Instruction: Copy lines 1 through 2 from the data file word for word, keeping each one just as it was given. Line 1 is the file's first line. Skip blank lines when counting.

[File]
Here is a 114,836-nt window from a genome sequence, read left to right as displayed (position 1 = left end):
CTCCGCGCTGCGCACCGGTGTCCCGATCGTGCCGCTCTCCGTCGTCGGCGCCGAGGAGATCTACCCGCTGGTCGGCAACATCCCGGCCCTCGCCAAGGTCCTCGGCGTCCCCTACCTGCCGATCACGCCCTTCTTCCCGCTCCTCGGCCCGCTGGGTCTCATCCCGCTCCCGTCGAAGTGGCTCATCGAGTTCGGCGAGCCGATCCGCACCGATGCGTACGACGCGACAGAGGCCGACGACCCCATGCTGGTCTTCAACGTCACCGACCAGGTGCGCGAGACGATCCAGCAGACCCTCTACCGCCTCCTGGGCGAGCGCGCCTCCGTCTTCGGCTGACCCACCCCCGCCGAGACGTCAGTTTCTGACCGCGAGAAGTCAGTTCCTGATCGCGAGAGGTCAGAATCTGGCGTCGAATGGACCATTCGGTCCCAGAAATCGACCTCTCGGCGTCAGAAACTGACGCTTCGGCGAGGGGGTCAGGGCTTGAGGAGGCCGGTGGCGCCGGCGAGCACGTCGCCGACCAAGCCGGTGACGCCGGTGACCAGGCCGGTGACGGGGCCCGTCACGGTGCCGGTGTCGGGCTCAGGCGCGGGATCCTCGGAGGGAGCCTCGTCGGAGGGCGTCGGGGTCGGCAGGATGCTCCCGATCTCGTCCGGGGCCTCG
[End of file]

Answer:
Here is a 114,836-nt window from a genome sequence, read left to right as displayed (position 1 = left end):
CTCCGCGCTGCGCACCGGTGTCCCGATCGTGCCGCTCTCCGTCGTCGGCGCCGAGGAGATCTACCCGCTGGTCGGCAACATCCCGGCCCTCGCCAAGGTCCTCGGCGTCCCCTACCTGCCGATCACGCCCTTCTTCCCGCTCCTCGGCCCGCTGGGTCTCATCCCGCTCCCGTCGAAGTGGCTCATCGAGTTCGGCGAGCCGATCCGCACCGATGCGTACGACGCGACAGAGGCCGACGACCCCATGCTGGTCTTCAACGTCACCGACCAGGTGCGCGAGACGATCCAGCAGACCCTCTACCGCCTCCTGGGCGAGCGCGCCTCCGTCTTCGGCTGACCCACCCCCGCCGAGACGTCAGTTTCTGACCGCGAGAAGTCAGTTCCTGATCGCGAGAGGTCAGAATCTGGCGTCGAATGGACCATTCGGTCCCAGAAATCGACCTCTCGGCGTCAGAAACTGACGCTTCGGCGAGGGGGTCAGGGCTTGAGGAGGCCGGTGGCGCCGGCGAGCACGTCGCCGACCAAGCCGGTGACGCCGGTGACCAGGCCGGTGACGGGGCCCGTCACGGTGCCGGTGTCGGGCTCAGGCGCGGGATCCTCGGAGGGAGCCTCGTCGGAGGGCGTCGGGGTCGGCAGGATGCTCCCGATCTCGTCCGGGGCCTCG